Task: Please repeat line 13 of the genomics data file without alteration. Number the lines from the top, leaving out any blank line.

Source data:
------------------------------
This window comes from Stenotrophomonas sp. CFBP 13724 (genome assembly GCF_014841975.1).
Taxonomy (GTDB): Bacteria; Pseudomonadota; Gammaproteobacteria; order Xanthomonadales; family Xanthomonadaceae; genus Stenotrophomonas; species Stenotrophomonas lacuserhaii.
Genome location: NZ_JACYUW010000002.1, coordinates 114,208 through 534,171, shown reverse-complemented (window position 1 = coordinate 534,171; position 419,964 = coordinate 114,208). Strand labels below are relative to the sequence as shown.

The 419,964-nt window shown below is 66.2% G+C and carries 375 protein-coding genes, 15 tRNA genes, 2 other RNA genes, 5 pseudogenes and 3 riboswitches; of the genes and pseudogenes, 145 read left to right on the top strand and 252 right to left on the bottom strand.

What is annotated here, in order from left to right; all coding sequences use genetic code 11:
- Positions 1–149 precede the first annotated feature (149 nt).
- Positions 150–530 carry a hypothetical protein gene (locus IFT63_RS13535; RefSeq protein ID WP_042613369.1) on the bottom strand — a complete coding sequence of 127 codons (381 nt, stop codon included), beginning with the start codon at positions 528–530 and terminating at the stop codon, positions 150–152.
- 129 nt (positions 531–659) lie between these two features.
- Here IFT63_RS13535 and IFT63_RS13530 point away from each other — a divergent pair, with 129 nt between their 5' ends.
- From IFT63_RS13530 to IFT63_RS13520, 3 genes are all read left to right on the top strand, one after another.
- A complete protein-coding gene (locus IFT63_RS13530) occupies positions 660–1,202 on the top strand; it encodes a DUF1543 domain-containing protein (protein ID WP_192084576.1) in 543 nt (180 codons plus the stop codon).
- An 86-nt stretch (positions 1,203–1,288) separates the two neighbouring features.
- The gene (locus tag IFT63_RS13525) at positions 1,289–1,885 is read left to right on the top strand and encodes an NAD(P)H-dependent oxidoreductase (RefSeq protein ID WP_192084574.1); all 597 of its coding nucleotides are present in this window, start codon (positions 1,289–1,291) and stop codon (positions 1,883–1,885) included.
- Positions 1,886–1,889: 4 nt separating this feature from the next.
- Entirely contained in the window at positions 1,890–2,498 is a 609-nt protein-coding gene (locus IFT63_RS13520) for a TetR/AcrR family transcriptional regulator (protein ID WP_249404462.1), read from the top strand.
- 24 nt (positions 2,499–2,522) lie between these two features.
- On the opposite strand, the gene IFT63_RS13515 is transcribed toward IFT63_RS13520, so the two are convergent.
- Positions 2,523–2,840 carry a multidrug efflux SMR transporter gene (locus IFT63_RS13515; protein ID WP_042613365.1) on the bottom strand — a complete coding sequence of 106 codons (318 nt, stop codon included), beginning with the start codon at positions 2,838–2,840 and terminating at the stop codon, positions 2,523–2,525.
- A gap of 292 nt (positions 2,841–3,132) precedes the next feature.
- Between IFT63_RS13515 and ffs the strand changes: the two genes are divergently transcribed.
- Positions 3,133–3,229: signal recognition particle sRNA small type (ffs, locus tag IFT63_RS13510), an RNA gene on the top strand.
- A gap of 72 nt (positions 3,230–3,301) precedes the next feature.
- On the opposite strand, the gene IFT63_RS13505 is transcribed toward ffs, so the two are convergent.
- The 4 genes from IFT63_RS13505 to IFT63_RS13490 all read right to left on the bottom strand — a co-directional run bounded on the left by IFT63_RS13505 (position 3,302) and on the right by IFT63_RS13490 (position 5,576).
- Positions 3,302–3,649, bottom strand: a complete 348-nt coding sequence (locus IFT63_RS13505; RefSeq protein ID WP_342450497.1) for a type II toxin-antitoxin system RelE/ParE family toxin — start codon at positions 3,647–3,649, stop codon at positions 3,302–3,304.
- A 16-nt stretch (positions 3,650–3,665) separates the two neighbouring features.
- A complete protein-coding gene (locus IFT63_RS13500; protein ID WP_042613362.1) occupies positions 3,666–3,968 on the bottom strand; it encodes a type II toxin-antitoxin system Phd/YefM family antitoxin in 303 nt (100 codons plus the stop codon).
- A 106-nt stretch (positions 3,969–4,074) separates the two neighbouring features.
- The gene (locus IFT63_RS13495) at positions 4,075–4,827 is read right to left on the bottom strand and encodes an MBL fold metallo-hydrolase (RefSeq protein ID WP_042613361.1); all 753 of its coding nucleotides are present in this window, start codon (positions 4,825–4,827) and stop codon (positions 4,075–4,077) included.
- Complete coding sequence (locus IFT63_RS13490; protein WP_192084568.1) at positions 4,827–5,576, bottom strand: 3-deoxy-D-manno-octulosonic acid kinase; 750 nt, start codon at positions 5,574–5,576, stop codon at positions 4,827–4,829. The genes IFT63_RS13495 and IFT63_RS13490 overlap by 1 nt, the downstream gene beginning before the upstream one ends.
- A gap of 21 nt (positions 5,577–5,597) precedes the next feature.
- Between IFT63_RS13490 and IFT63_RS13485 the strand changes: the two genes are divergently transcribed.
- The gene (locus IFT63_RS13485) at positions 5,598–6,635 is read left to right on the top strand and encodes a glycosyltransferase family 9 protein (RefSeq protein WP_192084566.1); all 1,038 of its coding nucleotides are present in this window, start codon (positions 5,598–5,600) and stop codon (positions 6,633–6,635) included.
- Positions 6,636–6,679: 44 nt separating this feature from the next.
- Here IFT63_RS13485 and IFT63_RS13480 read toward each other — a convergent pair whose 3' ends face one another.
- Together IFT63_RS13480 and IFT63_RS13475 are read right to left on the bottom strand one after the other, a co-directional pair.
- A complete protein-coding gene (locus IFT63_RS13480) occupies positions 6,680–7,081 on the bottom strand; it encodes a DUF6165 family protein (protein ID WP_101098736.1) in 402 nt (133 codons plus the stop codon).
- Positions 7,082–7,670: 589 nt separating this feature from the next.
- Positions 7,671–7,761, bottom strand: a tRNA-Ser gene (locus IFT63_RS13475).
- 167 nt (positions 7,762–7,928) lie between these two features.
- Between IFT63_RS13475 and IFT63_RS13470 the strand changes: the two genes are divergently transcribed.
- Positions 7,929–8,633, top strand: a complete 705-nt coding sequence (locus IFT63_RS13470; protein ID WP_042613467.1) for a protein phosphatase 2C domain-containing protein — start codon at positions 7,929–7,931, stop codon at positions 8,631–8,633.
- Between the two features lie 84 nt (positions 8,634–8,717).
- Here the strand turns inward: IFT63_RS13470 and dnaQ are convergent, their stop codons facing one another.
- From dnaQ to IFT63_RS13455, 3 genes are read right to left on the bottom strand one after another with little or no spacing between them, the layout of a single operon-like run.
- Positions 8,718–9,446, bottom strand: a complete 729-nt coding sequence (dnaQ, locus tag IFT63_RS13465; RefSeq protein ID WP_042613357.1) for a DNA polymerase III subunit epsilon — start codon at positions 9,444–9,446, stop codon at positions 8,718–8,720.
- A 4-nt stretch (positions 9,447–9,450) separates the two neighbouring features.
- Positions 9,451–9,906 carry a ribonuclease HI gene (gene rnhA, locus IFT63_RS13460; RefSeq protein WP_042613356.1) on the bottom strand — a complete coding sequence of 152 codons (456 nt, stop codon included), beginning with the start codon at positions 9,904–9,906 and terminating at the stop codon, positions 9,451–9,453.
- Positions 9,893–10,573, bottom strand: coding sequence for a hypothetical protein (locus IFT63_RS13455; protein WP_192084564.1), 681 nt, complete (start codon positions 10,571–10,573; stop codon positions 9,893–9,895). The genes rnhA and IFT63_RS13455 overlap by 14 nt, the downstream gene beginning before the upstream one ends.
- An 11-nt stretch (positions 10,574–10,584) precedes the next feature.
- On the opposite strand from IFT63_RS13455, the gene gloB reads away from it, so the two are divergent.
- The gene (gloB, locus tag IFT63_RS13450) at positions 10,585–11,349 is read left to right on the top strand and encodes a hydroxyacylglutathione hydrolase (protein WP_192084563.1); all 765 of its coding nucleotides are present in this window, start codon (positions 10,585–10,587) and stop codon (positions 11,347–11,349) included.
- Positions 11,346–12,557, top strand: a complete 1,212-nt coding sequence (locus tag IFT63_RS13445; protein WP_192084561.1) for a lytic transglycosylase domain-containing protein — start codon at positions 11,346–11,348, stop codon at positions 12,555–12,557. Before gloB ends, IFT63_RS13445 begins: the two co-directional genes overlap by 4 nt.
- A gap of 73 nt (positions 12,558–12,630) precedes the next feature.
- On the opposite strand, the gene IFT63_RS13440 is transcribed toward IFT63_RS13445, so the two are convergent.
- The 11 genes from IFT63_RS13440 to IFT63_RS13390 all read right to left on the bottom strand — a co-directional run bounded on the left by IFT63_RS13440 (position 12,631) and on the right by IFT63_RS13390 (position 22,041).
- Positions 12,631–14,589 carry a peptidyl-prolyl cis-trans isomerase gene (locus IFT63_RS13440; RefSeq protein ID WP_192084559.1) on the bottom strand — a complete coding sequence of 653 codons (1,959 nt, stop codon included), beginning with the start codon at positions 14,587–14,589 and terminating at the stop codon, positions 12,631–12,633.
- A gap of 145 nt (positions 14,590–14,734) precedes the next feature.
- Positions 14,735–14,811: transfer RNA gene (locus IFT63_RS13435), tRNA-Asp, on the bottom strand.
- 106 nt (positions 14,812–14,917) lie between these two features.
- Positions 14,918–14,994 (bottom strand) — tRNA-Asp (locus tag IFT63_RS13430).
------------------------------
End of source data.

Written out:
- The gene (locus tag IFT63_RS13525) at positions 1,289–1,885 is read left to right on the top strand and encodes an NAD(P)H-dependent oxidoreductase (RefSeq protein ID WP_192084574.1); all 597 of its coding nucleotides are present in this window, start codon (positions 1,289–1,291) and stop codon (positions 1,883–1,885) included.